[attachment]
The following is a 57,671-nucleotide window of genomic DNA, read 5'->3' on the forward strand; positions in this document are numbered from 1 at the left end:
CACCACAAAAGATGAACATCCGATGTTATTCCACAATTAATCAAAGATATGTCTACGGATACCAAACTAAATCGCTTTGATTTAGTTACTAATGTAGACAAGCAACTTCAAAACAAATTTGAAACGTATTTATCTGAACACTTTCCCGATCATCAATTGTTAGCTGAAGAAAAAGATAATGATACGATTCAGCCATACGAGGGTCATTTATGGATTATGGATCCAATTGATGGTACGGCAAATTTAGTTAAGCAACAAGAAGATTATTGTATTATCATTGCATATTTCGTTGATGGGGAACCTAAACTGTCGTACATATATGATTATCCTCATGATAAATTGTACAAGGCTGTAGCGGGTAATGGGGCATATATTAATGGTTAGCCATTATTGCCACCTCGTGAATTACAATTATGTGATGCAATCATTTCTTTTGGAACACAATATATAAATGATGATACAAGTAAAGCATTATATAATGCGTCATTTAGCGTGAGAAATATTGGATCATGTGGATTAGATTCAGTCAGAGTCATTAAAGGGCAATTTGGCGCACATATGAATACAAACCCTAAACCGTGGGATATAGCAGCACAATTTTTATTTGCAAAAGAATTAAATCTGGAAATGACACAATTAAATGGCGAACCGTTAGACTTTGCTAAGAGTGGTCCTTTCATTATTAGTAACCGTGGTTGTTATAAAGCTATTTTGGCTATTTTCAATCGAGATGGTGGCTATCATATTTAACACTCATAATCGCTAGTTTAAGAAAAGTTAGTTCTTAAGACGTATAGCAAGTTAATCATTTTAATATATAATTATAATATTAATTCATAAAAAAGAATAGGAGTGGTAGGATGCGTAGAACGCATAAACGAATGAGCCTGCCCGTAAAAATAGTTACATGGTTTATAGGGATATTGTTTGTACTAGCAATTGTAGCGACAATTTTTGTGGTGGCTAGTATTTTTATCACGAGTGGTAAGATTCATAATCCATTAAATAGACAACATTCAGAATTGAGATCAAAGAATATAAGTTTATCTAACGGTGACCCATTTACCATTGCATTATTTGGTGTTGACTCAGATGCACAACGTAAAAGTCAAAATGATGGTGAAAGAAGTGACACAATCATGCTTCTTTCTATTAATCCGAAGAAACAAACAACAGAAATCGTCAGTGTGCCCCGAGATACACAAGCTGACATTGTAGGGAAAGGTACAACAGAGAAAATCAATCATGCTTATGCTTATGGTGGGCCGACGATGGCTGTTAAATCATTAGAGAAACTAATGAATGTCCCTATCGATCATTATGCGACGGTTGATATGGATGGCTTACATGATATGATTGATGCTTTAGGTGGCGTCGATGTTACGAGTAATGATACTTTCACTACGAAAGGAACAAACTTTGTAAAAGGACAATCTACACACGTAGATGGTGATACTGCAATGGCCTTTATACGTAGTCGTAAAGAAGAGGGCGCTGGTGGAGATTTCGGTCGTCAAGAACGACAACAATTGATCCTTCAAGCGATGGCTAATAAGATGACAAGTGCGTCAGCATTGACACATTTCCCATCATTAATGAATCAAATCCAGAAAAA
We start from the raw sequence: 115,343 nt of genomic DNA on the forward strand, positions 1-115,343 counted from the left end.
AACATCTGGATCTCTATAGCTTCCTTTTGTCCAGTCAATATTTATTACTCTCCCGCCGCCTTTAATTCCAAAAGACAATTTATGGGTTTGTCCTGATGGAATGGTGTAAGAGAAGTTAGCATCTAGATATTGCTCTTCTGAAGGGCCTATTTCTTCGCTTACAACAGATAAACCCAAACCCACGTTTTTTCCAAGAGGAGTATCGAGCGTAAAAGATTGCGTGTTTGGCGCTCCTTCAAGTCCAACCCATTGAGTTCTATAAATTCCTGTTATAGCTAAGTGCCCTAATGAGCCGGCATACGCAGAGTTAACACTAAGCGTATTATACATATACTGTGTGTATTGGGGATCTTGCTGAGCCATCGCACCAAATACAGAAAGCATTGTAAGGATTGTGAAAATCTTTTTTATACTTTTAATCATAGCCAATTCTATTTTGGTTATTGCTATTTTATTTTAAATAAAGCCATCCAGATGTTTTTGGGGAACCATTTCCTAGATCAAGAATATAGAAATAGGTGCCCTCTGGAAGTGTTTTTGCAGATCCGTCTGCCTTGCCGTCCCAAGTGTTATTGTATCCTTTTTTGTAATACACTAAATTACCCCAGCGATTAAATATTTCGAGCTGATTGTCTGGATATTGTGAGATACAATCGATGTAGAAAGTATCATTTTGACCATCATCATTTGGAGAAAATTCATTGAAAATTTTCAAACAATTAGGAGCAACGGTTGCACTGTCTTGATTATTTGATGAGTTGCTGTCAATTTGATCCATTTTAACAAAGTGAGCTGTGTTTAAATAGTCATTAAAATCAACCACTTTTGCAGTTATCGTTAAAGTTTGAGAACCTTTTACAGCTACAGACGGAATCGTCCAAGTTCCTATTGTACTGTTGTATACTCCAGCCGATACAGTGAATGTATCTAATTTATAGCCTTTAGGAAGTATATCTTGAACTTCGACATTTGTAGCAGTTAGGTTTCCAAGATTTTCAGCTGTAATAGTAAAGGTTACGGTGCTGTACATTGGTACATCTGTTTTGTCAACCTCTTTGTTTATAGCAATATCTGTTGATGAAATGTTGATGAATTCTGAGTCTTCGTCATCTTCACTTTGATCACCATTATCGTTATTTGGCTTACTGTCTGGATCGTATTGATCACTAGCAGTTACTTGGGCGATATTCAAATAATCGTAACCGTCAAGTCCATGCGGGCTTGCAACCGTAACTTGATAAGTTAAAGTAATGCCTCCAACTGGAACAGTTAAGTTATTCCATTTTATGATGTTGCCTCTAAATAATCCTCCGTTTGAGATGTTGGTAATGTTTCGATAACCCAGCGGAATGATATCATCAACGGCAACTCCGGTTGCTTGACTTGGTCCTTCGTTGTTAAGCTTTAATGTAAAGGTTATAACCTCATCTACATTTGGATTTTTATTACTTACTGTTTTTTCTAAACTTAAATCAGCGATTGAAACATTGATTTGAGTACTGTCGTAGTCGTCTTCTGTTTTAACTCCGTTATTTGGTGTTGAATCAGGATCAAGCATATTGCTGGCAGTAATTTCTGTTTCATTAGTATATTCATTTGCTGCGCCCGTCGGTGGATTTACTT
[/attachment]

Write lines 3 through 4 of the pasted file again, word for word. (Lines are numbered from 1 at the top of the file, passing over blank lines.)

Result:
We start from the raw sequence: 115,343 nt of genomic DNA on the forward strand, positions 1-115,343 counted from the left end.
AACATCTGGATCTCTATAGCTTCCTTTTGTCCAGTCAATATTTATTACTCTCCCGCCGCCTTTAATTCCAAAAGACAATTTATGGGTTTGTCCTGATGGAATGGTGTAAGAGAAGTTAGCATCTAGATATTGCTCTTCTGAAGGGCCTATTTCTTCGCTTACAACAGATAAACCCAAACCCACGTTTTTTCCAAGAGGAGTATCGAGCGTAAAAGATTGCGTGTTTGGCGCTCCTTCAAGTCCAACCCATTGAGTTCTATAAATTCCTGTTATAGCTAAGTGCCCTAATGAGCCGGCATACGCAGAGTTAACACTAAGCGTATTATACATATACTGTGTGTATTGGGGATCTTGCTGAGCCATCGCACCAAATACAGAAAGCATTGTAAGGATTGTGAAAATCTTTTTTATACTTTTAATCATAGCCAATTCTATTTTGGTTATTGCTATTTTATTTTAAATAAAGCCATCCAGATGTTTTTGGGGAACCATTTCCTAGATCAAGAATATAGAAATAGGTGCCCTCTGGAAGTGTTTTTGCAGATCCGTCTGCCTTGCCGTCCCAAGTGTTATTGTATCCTTTTTTGTAATACACTAAATTACCCCAGCGATTAAATATTTCGAGCTGATTGTCTGGATATTGTGAGATACAATCGATGTAGAAAGTATCATTTTGACCATCATCATTTGGAGAAAATTCATTGAAAATTTTCAAACAATTAGGAGCAACGGTTGCACTGTCTTGATTATTTGATGAGTTGCTGTCAATTTGATCCATTTTAACAAAGTGAGCTGTGTTTAAATAGTCATTAAAATCAACCACTTTTGCAGTTATCGTTAAAGTTTGAGAACCTTTTACAGCTACAGACGGAATCGTCCAAGTTCCTATTGTACTGTTGTATACTCCAGCCGATACAGTGAATGTATCTAATTTATAGCCTTTAGGAAGTATATCTTGAACTTCGACATTTGTAGCAGTTAGGTTTCCAAGATTTTCAGCTGTAATAGTAAAGGTTACGGTGCTGTACATTGGTACATCTGTTTTGTCAACCTCTTTGTTTATAGCAATATCTGTTGATGAAATGTTGATGAATTCTGAGTCTTCGTCATCTTCACTTTGATCACCATTATCGTTATTTGGCTTACTGTCTGGATCGTATTGATCACTAGCAGTTACTTGGGCGATATTCAAATAATCGTAACCGTCAAGTCCATGCGGGCTTGCAACCGTAACTTGATAAGTTAAAGTAATGCCTCCAACTGGAACAGTTAAGTTATTCCATTTTATGATGTTGCCTCTAAATAATCCTCCGTTTGAGATGTTGGTAATGTTTCGATAACCCAGCGGAATGATATCATCAACGGCAACTCCGGTTGCTTGACTTGGTCCTTCGTTGTTAAGCTTTAATGTAAAGGTTATAACCTCATCTACATTTGGATTTTTATTACTTACTGTTTTTTCTAAACTTAAATCAGCGATTGAAACATTGATTTGAGTACTGTCGTAGTCGTCTTCTGTTTTAACTCCGTTATTTGGTGTTGAATCAGGATCAAGCATATTGCTGGCAGTAATTTCTGTTTCATTAGTATATTCATTTGCTGCGCCCGTCGGTGGATTTACTT